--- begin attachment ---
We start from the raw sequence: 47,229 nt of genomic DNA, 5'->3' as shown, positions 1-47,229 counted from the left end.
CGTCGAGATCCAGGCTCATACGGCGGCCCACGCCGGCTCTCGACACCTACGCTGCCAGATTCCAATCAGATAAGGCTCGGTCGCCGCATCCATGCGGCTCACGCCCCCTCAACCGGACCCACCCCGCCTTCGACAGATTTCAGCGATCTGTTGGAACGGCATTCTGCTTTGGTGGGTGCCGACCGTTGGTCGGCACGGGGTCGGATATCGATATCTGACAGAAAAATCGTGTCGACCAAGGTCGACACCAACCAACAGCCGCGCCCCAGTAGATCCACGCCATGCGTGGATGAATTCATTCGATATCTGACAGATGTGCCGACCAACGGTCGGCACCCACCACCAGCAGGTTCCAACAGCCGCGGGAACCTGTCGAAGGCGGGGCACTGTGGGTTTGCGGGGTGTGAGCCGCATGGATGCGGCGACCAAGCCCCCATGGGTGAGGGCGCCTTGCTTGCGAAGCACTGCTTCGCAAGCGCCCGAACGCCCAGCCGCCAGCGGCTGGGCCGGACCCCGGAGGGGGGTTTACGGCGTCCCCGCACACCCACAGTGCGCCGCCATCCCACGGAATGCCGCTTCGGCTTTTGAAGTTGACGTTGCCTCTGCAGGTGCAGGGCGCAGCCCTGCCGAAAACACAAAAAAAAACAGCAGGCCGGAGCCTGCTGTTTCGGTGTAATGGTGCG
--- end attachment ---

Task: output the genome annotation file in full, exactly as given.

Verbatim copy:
We start from the raw sequence: 47,229 nt of genomic DNA, 5'->3' as shown, positions 1-47,229 counted from the left end.
CGTCGAGATCCAGGCTCATACGGCGGCCCACGCCGGCTCTCGACACCTACGCTGCCAGATTCCAATCAGATAAGGCTCGGTCGCCGCATCCATGCGGCTCACGCCCCCTCAACCGGACCCACCCCGCCTTCGACAGATTTCAGCGATCTGTTGGAACGGCATTCTGCTTTGGTGGGTGCCGACCGTTGGTCGGCACGGGGTCGGATATCGATATCTGACAGAAAAATCGTGTCGACCAAGGTCGACACCAACCAACAGCCGCGCCCCAGTAGATCCACGCCATGCGTGGATGAATTCATTCGATATCTGACAGATGTGCCGACCAACGGTCGGCACCCACCACCAGCAGGTTCCAACAGCCGCGGGAACCTGTCGAAGGCGGGGCACTGTGGGTTTGCGGGGTGTGAGCCGCATGGATGCGGCGACCAAGCCCCCATGGGTGAGGGCGCCTTGCTTGCGAAGCACTGCTTCGCAAGCGCCCGAACGCCCAGCCGCCAGCGGCTGGGCCGGACCCCGGAGGGGGGTTTACGGCGTCCCCGCACACCCACAGTGCGCCGCCATCCCACGGAATGCCGCTTCGGCTTTTGAAGTTGACGTTGCCTCTGCAGGTGCAGGGCGCAGCCCTGCCGAAAACACAAAAAAAAACAGCAGGCCGGAGCCTGCTGTTTCGGTGTAATGGTGCG